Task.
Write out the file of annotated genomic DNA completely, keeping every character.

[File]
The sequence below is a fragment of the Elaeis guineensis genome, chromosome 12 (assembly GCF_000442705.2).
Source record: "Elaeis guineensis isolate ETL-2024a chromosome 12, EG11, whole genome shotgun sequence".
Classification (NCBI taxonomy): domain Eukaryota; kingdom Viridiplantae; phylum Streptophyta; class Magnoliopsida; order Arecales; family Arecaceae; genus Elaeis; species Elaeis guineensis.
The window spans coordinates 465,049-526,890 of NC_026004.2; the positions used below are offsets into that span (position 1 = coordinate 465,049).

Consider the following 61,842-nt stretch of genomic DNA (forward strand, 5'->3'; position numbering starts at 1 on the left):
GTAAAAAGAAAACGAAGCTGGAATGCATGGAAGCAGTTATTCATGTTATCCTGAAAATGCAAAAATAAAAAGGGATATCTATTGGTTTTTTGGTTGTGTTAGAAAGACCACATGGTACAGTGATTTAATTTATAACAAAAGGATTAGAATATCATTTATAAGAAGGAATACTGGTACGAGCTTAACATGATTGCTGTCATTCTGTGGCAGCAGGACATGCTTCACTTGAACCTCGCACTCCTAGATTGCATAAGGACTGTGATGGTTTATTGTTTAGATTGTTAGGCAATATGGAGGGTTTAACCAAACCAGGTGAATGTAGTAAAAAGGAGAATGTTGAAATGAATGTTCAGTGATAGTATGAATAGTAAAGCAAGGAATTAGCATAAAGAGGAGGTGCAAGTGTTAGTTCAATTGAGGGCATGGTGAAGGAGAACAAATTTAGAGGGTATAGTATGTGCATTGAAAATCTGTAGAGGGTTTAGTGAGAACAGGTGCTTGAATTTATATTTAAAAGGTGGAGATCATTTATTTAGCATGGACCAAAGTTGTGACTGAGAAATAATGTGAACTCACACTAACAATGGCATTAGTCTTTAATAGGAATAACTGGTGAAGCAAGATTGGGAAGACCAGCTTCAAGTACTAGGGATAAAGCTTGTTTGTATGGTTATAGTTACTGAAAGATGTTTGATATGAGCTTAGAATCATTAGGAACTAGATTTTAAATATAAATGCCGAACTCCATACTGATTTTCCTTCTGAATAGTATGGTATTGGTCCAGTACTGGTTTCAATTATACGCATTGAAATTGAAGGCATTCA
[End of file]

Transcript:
The sequence below is a fragment of the Elaeis guineensis genome, chromosome 12 (assembly GCF_000442705.2).
Source record: "Elaeis guineensis isolate ETL-2024a chromosome 12, EG11, whole genome shotgun sequence".
Classification (NCBI taxonomy): domain Eukaryota; kingdom Viridiplantae; phylum Streptophyta; class Magnoliopsida; order Arecales; family Arecaceae; genus Elaeis; species Elaeis guineensis.
The window spans coordinates 465,049-526,890 of NC_026004.2; the positions used below are offsets into that span (position 1 = coordinate 465,049).

Consider the following 61,842-nt stretch of genomic DNA (forward strand, 5'->3'; position numbering starts at 1 on the left):
GTAAAAAGAAAACGAAGCTGGAATGCATGGAAGCAGTTATTCATGTTATCCTGAAAATGCAAAAATAAAAAGGGATATCTATTGGTTTTTTGGTTGTGTTAGAAAGACCACATGGTACAGTGATTTAATTTATAACAAAAGGATTAGAATATCATTTATAAGAAGGAATACTGGTACGAGCTTAACATGATTGCTGTCATTCTGTGGCAGCAGGACATGCTTCACTTGAACCTCGCACTCCTAGATTGCATAAGGACTGTGATGGTTTATTGTTTAGATTGTTAGGCAATATGGAGGGTTTAACCAAACCAGGTGAATGTAGTAAAAAGGAGAATGTTGAAATGAATGTTCAGTGATAGTATGAATAGTAAAGCAAGGAATTAGCATAAAGAGGAGGTGCAAGTGTTAGTTCAATTGAGGGCATGGTGAAGGAGAACAAATTTAGAGGGTATAGTATGTGCATTGAAAATCTGTAGAGGGTTTAGTGAGAACAGGTGCTTGAATTTATATTTAAAAGGTGGAGATCATTTATTTAGCATGGACCAAAGTTGTGACTGAGAAATAATGTGAACTCACACTAACAATGGCATTAGTCTTTAATAGGAATAACTGGTGAAGCAAGATTGGGAAGACCAGCTTCAAGTACTAGGGATAAAGCTTGTTTGTATGGTTATAGTTACTGAAAGATGTTTGATATGAGCTTAGAATCATTAGGAACTAGATTTTAAATATAAATGCCGAACTCCATACTGATTTTCCTTCTGAATAGTATGGTATTGGTCCAGTACTGGTTTCAATTATACGCATTGAAATTGAAGGCATTCA